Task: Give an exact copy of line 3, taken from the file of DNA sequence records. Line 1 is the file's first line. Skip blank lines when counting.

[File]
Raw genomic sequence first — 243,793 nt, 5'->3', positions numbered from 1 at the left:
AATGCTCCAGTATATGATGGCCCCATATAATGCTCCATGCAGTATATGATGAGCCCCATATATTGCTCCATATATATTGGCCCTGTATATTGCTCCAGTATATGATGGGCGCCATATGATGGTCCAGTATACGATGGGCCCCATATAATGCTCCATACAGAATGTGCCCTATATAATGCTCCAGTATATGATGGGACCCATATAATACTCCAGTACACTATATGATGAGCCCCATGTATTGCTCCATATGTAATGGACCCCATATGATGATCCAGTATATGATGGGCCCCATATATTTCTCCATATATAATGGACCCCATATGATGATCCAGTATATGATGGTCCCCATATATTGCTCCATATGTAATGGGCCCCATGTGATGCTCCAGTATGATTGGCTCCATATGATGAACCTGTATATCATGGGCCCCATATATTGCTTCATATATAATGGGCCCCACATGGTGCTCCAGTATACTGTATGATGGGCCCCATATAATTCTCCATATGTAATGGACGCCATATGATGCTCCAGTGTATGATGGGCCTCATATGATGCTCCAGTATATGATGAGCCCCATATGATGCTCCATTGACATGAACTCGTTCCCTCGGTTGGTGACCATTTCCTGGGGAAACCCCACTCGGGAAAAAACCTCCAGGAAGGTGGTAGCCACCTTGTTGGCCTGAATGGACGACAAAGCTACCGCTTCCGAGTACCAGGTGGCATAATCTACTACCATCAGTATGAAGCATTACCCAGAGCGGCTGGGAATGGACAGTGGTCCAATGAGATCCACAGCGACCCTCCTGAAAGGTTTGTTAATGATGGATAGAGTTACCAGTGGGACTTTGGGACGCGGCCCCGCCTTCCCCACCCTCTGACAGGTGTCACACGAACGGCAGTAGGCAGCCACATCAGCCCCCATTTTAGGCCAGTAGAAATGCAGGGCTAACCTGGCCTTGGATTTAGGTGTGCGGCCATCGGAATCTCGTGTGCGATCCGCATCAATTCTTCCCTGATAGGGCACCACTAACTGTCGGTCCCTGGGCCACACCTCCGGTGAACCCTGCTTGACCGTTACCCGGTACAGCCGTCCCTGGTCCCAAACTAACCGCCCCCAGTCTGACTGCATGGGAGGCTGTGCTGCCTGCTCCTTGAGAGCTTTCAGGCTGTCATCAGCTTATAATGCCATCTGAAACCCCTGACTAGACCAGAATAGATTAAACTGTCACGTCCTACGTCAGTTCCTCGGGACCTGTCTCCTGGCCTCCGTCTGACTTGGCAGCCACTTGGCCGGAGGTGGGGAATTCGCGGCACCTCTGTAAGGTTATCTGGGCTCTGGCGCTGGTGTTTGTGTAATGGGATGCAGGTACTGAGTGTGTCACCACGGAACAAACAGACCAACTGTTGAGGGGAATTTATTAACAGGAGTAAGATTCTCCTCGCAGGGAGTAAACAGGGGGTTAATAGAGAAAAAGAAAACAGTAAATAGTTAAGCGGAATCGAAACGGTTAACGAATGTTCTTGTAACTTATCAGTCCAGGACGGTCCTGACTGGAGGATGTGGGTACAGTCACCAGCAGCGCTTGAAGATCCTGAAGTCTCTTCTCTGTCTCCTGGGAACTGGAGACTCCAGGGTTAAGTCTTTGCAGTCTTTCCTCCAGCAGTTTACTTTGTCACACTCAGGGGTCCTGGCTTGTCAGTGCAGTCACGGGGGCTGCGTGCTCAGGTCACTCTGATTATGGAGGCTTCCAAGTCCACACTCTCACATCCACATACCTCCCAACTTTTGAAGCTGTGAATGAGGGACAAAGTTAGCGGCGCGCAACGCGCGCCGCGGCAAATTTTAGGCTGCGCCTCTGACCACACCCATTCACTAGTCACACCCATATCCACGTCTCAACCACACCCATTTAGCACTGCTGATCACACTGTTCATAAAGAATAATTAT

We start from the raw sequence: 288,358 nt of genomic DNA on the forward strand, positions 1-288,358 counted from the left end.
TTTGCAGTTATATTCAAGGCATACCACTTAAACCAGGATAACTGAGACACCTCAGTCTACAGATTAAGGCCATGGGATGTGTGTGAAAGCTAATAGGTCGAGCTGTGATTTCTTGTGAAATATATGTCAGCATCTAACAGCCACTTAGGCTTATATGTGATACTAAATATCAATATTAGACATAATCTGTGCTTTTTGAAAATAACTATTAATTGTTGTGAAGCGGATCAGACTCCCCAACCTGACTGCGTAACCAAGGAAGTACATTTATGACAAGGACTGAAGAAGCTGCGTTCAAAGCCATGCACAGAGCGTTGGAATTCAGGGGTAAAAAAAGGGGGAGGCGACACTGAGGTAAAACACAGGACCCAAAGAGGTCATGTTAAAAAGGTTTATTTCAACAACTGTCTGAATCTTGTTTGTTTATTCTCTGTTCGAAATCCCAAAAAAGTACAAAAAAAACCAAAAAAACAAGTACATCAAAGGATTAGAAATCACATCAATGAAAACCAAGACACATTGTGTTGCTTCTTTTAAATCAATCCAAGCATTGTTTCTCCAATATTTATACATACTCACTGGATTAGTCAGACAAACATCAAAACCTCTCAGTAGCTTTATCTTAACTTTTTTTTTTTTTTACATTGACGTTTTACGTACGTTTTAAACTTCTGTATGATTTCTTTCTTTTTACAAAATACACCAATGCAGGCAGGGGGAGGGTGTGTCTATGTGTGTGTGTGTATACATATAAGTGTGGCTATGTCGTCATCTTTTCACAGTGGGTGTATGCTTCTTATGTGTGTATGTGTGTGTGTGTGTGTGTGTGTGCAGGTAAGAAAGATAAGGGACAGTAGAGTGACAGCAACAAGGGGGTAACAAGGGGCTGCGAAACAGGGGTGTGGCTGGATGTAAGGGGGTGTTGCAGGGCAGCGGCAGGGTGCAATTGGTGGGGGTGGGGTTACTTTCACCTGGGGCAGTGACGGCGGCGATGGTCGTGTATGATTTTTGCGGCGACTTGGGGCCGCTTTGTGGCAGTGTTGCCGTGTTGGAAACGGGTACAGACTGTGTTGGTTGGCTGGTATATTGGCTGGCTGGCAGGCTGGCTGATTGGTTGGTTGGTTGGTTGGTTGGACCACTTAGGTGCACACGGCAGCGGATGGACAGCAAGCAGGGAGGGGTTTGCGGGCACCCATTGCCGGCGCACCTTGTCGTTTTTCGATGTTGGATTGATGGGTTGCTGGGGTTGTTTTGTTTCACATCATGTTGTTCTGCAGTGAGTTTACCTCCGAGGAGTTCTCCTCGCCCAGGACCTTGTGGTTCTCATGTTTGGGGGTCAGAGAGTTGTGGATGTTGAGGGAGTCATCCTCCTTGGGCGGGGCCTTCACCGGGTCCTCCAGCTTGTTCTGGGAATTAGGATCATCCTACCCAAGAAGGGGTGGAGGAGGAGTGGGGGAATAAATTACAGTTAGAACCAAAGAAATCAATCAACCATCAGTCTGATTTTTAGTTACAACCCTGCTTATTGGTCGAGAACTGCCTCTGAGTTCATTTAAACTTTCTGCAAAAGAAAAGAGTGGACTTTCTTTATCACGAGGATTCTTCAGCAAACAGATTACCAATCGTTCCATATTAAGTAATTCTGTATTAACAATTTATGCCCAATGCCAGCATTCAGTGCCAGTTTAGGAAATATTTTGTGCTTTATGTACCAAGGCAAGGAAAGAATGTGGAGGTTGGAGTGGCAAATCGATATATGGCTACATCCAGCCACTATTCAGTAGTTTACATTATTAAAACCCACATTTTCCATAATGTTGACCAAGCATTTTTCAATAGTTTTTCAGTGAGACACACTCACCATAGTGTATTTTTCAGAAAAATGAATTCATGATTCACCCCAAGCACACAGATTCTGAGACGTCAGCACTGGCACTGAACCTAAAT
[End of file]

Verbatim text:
We start from the raw sequence: 288,358 nt of genomic DNA on the forward strand, positions 1-288,358 counted from the left end.